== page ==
Under IRC Section 562, a DPD is allowed only to the extent of REIT E&P. While E&P is not defined in the Code, it is akin to taxable income, with some differences. Notably, E&P is adjusted for straight-line depreciation instead of accelerated depreciation (see Reg. Section 1.168(k)-1(f)(7)). Because of the differences between REIT taxable income and REIT E&P, a REIT may lack sufficient E&P to have a DPD that reduces its taxable income by the required 90% . Some REIT specific rules pertaining to E&P have been enacted to ease a REITs’ compliance with the distribution requirements, but some of these REIT-specific adjustments can considerably complicate the computation of E&P. For example, IRC Section 562(e) increases a REIT’s current E&P, but only for purposes of REIT DPD, attempting to ensure that a REIT will have sufficient current E&P to make the dividend distributions necessary to meet REIT requirements and prevent REIT level taxation, while also not subjecting the shareholders to additional taxable dividend income.
“If bonus depreciation is taken, a mismatch is created between taxable income and E&P that can result in more of a REIT’s distributions being taxable dividends to its shareholders than would otherwise occur.”
Shareholder consequences also flow from the DPD and E&P interaction. When REITs distribute cash to their shareholders, there are a variety of possibilities for the recipient. Depending on the E&P and categories of income generated during the year, the distribution could be classified as an ordinary dividend (for operating income), capital gain (from property sales), or even qualified dividends (for dividends received from other corporations or taxable REIT subsidiaries that were subject to tax at some point). Additionally, the distribution could constitute a return of capital to the shareholder (reducing their basis in their REIT stock) or capital gain if the distribution isn’t a dividend and exceeds the stock basis.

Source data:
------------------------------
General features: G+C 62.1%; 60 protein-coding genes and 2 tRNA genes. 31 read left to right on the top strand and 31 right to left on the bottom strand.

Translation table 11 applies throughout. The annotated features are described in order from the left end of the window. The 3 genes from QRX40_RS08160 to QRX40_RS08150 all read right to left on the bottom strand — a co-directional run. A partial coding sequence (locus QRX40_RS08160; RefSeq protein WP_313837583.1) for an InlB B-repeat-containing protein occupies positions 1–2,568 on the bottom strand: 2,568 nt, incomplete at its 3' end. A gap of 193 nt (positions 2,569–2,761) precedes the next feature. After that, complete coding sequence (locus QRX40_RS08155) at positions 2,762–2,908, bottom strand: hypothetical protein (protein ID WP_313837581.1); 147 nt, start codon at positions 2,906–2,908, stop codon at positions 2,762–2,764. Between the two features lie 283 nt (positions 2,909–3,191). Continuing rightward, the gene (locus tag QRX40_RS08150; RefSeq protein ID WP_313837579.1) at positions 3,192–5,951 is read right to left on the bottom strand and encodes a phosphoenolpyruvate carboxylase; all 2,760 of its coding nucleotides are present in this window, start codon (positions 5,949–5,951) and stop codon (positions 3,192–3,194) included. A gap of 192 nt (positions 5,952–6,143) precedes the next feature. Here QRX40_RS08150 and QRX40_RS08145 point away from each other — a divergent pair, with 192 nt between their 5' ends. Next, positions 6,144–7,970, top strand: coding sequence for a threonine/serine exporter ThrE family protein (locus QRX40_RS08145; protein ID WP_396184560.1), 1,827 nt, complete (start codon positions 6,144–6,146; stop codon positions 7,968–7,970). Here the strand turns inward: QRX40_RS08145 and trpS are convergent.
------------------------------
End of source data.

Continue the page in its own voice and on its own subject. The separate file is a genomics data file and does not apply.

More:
However, IRC Section 857(d)(2) provides that a REIT will be deemed to have sufficient E&P to treat any distribution as a dividend to the extent necessary to avoid the Section 4981 excise tax (a 4% excise tax on a REIT that fails to distribute at least 85% of its ordinary income within the same tax year).
It also creates a mismatch on the state level—in states that don’t allow bonus depreciation, the addback will cause the REIT to pay tax in that state, but in future years, the subtraction won’t benefit the REIT since they must make distributions based on federal income.
I’ll save you from further technicalities at this point and cut to the net result of these interacting forces of REIT taxable income, E&P, DPD, and shareholder income: If bonus depreciation is taken, a mismatch is created between taxable income and E&P that can result in more of a REIT’s distributions being taxable dividends to its shareholders than would otherwise occur. This simple statement will likely be the driving force why your REIT joint venture partner requests or demands that you opt out of bonus depreciation and forego those juicy (at least for non-REIT), upfront deductions. Now, when this request comes in, there won’t be any surprises, and you can also potentially adjust how you underwrite a project knowing this will likely be the outcome.
Questions? Please contact Thea Kruger at 212-699-8865 | email@example.com or your Berdon LLP tax advisor.